How To: Installing FreeBSD as a Guest OS in Parallels 4

I’m by no means a UNIX expert, but I’ve managed to get the latest stable version of FreeBSD, (7.1), up and running as a guest OS using Parallels Desktop 4. In this tutorial, I will explain exactly what was done to achieve this.

First, you must download the latest stable version of FreeBSD, (at the time this article was written it’s 7.1). Once the download is completed, launch Parallels and chose the ISO image as the source.

Next, you’ll have to tell Parallels how many CPU’s and the amount of RAM you would like to allocate for the virtual machine. I chose 1 CPU and 512 MB of RAM.

After deciding how much RAM and the number of CPU’s you will allocate, you’ll have to configure your hard disk options. First, tell Parallels that you’d like to create a new image file. The next screen will ask you to determine whether or not you’d like to create a plain disk or an expanding one, (i.e. sparse image). Choose a plain disk and specify the amount of space you’d like it to utilize, (5GB should be plenty for a standard install).

The next step you’ll have to take is to determine what type of networking you’d like the virtual machine to utilize. I chose bridged networking, because I’d like the FreeBSD install to appear as a separate machine on my network.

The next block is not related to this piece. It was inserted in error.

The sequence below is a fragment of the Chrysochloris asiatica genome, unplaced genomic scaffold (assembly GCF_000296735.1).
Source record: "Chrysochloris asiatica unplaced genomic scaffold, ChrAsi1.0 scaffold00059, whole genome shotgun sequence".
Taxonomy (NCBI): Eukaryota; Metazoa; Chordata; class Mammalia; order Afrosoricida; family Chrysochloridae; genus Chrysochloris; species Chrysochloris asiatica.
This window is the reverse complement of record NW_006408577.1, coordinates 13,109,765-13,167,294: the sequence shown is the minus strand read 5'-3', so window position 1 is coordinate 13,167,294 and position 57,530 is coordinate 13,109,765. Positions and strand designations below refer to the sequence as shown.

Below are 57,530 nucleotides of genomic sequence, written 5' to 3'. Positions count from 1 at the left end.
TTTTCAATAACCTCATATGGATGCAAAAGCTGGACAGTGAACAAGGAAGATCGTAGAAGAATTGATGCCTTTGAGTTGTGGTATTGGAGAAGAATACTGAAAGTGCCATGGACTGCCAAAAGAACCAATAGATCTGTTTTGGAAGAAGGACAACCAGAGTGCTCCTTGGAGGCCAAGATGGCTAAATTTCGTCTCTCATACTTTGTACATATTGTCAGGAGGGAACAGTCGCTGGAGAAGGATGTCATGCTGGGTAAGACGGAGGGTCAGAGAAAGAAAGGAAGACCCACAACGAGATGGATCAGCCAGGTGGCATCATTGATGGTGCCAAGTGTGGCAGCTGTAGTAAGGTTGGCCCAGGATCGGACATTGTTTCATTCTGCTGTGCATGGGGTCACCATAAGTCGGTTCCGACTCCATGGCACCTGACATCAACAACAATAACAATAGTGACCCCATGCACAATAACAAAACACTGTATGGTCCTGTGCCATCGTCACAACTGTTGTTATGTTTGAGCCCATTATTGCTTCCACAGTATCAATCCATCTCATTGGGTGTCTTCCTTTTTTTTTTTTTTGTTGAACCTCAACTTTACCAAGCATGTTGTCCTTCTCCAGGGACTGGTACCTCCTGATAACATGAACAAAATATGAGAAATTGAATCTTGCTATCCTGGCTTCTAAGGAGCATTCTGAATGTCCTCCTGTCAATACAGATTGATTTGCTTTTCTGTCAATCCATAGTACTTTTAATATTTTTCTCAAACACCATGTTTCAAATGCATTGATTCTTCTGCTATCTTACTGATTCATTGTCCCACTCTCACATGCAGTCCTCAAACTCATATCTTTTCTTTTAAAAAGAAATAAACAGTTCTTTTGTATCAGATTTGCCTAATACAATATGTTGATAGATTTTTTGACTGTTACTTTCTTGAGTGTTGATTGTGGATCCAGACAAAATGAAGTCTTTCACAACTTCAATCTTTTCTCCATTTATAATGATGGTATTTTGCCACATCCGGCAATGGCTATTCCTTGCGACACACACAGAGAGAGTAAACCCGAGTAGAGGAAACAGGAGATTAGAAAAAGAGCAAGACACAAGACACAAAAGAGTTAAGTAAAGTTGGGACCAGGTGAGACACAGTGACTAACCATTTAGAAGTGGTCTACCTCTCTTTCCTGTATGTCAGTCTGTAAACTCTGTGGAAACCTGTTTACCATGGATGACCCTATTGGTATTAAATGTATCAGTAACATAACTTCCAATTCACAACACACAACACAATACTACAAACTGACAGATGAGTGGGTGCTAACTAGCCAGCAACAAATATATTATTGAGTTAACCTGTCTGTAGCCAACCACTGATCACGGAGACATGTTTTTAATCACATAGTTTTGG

That should be it for configuring Parallels, now it’s time to boot FreeBSD.

The first thing you’ll need to do once FreeBSD has booted is choose the type of install you’d like to set up. I chose a standard install, (remember, I’m no expert).

Now you’ll need to partition your disk, (the virtual one, of course), for use with FreeBSD. Hit the ‘A’ key on your keyboard to use the entire disk. This will utilize the entire amount you specified when configuring Parallels.

Once you’ve configured your partition/s, you’ll need to specify whether or not you’d like to use the FreeBSD boot manager or not. Because we are working in a virtual machine, you’ll want to use the FreeBSD boot selector. Don’t worry, it won’t affect your Mac’s built in boot manager.

Now that that’s finished, you’ll want to tell FreeBSD how much space you would like to use for your file system and how much for your swap partition. I chose to use 4 GB for my file system and 1 GB for my swap partition. You’ll also have to specify the mount point for the partition, (I simply chose “/").

Next you’ll be asked to choose your distribution set. I chose to install all system sources, binaries, and the windowing system. This all fits nicely into the 5GB image we just created.

The last step is to choose your installation media. Notice that there is no image file option, so you’ll have to tell it that you’re installing from CD/DVD media.

That’s it. You should be up and running with FreeBSD as a guest OS.

Installing FreeBSD

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